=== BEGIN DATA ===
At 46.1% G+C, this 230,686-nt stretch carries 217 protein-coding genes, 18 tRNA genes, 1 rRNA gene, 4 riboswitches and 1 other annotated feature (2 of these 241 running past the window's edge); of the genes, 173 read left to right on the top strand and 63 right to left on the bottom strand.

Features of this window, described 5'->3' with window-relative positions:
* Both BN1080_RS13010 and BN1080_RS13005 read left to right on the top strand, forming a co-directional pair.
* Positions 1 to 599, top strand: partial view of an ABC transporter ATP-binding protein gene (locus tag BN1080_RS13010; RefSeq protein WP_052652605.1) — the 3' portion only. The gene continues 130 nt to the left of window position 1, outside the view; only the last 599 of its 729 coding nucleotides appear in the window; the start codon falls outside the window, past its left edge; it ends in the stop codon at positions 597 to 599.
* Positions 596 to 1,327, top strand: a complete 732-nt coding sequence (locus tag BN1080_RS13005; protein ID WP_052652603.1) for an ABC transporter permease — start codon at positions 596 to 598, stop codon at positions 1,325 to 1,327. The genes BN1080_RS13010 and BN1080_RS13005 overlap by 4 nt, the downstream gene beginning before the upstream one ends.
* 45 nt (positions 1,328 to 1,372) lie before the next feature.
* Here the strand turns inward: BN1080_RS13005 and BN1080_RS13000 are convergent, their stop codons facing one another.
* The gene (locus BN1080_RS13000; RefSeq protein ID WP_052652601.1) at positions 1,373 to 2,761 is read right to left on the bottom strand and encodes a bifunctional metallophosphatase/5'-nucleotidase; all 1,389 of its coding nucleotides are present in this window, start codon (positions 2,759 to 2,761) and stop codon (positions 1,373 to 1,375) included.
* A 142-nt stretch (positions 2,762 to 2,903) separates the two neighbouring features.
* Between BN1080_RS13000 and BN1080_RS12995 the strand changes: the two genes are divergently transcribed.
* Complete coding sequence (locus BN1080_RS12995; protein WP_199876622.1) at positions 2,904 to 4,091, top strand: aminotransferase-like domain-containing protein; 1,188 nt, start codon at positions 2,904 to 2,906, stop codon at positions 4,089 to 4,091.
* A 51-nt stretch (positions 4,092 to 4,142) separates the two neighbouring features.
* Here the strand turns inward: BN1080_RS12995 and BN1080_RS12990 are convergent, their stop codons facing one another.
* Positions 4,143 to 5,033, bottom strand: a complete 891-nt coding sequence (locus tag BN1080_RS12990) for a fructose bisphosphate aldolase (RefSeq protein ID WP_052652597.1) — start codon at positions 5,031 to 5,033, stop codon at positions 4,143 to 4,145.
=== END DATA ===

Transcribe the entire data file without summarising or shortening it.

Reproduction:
At 46.1% G+C, this 230,686-nt stretch carries 217 protein-coding genes, 18 tRNA genes, 1 rRNA gene, 4 riboswitches and 1 other annotated feature (2 of these 241 running past the window's edge); of the genes, 173 read left to right on the top strand and 63 right to left on the bottom strand.

Features of this window, described 5'->3' with window-relative positions:
* Both BN1080_RS13010 and BN1080_RS13005 read left to right on the top strand, forming a co-directional pair.
* Positions 1 to 599, top strand: partial view of an ABC transporter ATP-binding protein gene (locus tag BN1080_RS13010; RefSeq protein WP_052652605.1) — the 3' portion only. The gene continues 130 nt to the left of window position 1, outside the view; only the last 599 of its 729 coding nucleotides appear in the window; the start codon falls outside the window, past its left edge; it ends in the stop codon at positions 597 to 599.
* Positions 596 to 1,327, top strand: a complete 732-nt coding sequence (locus tag BN1080_RS13005; protein ID WP_052652603.1) for an ABC transporter permease — start codon at positions 596 to 598, stop codon at positions 1,325 to 1,327. The genes BN1080_RS13010 and BN1080_RS13005 overlap by 4 nt, the downstream gene beginning before the upstream one ends.
* 45 nt (positions 1,328 to 1,372) lie before the next feature.
* Here the strand turns inward: BN1080_RS13005 and BN1080_RS13000 are convergent, their stop codons facing one another.
* The gene (locus BN1080_RS13000; RefSeq protein ID WP_052652601.1) at positions 1,373 to 2,761 is read right to left on the bottom strand and encodes a bifunctional metallophosphatase/5'-nucleotidase; all 1,389 of its coding nucleotides are present in this window, start codon (positions 2,759 to 2,761) and stop codon (positions 1,373 to 1,375) included.
* A 142-nt stretch (positions 2,762 to 2,903) separates the two neighbouring features.
* Between BN1080_RS13000 and BN1080_RS12995 the strand changes: the two genes are divergently transcribed.
* Complete coding sequence (locus BN1080_RS12995; protein WP_199876622.1) at positions 2,904 to 4,091, top strand: aminotransferase-like domain-containing protein; 1,188 nt, start codon at positions 2,904 to 2,906, stop codon at positions 4,089 to 4,091.
* A 51-nt stretch (positions 4,092 to 4,142) separates the two neighbouring features.
* Here the strand turns inward: BN1080_RS12995 and BN1080_RS12990 are convergent, their stop codons facing one another.
* Positions 4,143 to 5,033, bottom strand: a complete 891-nt coding sequence (locus tag BN1080_RS12990) for a fructose bisphosphate aldolase (RefSeq protein ID WP_052652597.1) — start codon at positions 5,031 to 5,033, stop codon at positions 4,143 to 4,145.